|photo by Eryc Eyl|
Friday night was one of those almost frustratingly bountiful Denver nights, with an overflowing cornucopia of great musical options from which to choose. Tyler Snow was spinning his Disco Nouveau at the Meadowlark. Devotchka wove their Valentinian magic at the Paramount. Gregory Alan Isakov and the Freight warmed up the Bluebird's stage for Oakhurst. The Pseudo Dates rocked the Lion's Lair, while Herman's Hideaway continued to host the Alice Battle of the Bands, with Epilogues, Sofo and Jason Vigil vying for honors. Audible Abilities thundered through the Toad Tavern. Platte River Killers menaced the Oriental Theater. And P-Nuckle graced its fans with a CD release at the Marquis. I, however, chose the lineup of Action Packed Thrill Ride, the Magic Mice and the Little Ones at the hi-dive, washed down with the Faint rocking the decks at Lipgloss. I was not disappointed.
Action Packed Thrill Ride and the Magic Mice are both bands I'd heard recordings of, but had yet to catch live, and both put on a fantastic show. Action Packed songs run the gamut from heartsick mope-alongs to whiskey-fueled rave-ups, and the band - possibly one of the most unassuming and "normal" looking outfits around - gave themselves fully to the requisite range of emotions and sounds. In addition to sharing a bassist with Achille Lauro, Action Packed also shares that remarkable band's commitment to highly proficient musicianship and passionate performance. I truly can't wait for my next chance to catch these gentleman. They've got a ton of shows coming up (check Myspace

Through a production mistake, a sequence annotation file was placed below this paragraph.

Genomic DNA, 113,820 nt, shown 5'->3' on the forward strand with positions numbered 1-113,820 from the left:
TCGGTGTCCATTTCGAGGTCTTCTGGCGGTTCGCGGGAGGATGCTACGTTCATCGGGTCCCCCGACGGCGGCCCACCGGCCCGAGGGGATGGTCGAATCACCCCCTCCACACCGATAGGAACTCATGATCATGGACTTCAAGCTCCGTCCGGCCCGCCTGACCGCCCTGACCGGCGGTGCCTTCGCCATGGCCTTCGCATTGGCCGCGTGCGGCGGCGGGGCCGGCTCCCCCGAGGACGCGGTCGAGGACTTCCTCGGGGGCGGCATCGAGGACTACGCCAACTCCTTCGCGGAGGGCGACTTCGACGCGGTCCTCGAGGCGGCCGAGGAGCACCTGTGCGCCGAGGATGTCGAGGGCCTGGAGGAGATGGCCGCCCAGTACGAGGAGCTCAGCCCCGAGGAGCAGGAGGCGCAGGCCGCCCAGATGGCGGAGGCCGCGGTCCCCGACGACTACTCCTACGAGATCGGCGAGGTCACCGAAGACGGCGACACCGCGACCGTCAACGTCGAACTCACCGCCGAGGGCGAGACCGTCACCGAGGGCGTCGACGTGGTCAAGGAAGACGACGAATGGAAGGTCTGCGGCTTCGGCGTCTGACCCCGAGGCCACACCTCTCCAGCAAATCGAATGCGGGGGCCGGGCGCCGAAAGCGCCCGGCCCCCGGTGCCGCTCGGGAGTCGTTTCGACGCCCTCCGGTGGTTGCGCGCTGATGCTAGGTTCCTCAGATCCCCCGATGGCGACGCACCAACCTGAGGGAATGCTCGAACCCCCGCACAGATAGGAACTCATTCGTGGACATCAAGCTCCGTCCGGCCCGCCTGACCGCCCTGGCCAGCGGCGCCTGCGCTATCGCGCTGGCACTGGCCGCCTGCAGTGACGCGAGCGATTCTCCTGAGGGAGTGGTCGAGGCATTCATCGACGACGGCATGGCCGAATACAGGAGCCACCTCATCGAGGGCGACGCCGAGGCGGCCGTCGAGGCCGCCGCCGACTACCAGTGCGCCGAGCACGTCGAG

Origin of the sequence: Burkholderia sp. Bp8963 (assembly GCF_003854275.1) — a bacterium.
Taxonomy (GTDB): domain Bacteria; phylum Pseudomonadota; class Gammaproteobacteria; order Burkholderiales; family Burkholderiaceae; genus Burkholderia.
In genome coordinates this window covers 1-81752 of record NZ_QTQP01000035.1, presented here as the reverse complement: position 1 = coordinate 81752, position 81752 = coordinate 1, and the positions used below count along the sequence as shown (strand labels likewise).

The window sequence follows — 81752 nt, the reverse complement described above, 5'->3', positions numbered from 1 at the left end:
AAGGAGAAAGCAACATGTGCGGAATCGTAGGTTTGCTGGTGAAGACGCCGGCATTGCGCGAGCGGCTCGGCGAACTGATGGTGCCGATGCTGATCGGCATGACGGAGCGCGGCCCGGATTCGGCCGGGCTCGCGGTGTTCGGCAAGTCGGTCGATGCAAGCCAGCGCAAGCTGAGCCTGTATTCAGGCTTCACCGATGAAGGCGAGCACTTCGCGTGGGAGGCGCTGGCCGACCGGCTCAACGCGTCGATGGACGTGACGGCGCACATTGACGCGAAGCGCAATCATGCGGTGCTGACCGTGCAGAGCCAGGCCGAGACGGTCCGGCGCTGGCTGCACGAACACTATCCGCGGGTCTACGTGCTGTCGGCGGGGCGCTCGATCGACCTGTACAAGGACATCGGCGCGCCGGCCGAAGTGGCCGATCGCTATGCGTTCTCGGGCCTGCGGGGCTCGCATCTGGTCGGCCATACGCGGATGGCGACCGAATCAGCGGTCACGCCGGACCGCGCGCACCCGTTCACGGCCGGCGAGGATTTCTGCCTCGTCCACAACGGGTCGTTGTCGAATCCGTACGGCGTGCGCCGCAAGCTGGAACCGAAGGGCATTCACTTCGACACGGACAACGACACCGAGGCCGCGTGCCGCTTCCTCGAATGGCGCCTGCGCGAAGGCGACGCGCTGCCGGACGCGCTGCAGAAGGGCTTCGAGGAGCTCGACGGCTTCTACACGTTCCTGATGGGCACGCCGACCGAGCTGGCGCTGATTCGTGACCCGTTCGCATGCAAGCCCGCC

for dates and venues), including one on the 27th at the 3 Kings Tavern.
The Magic Mice also wowed me. Channeling '90s alt-rock and the '70s classic rock that informed it, these three boys and one girl (Q: When there's just one woman in a rock band, what instrument does she usually play? Yep. You're right.) transported me to my days of spinning seven-inch indie rock on my college radio station. There's an element of nostalgia to the Mice aesthetic, but it worked for me. Though neither Tyler Wilcox nor Aaron Betcher has the greatest rock vocals, their styles suited the slacker vibe, recalling the sincere-yet-sloppy singing of Yo La Tengo, Pavement and, of course, Guided By Voices. On more than one occasion, Betcher's smoldering guitar work knocked my jaw to the ground, while his former O'er the Ramparts colleague, Chad Peterson, kept the rhythm tight and the groove loose from his throne behind the kit. I'm looking forward to hearing a full-length from these folks before the year is over. They've got two shows coming up in March. Visit their Myspace profile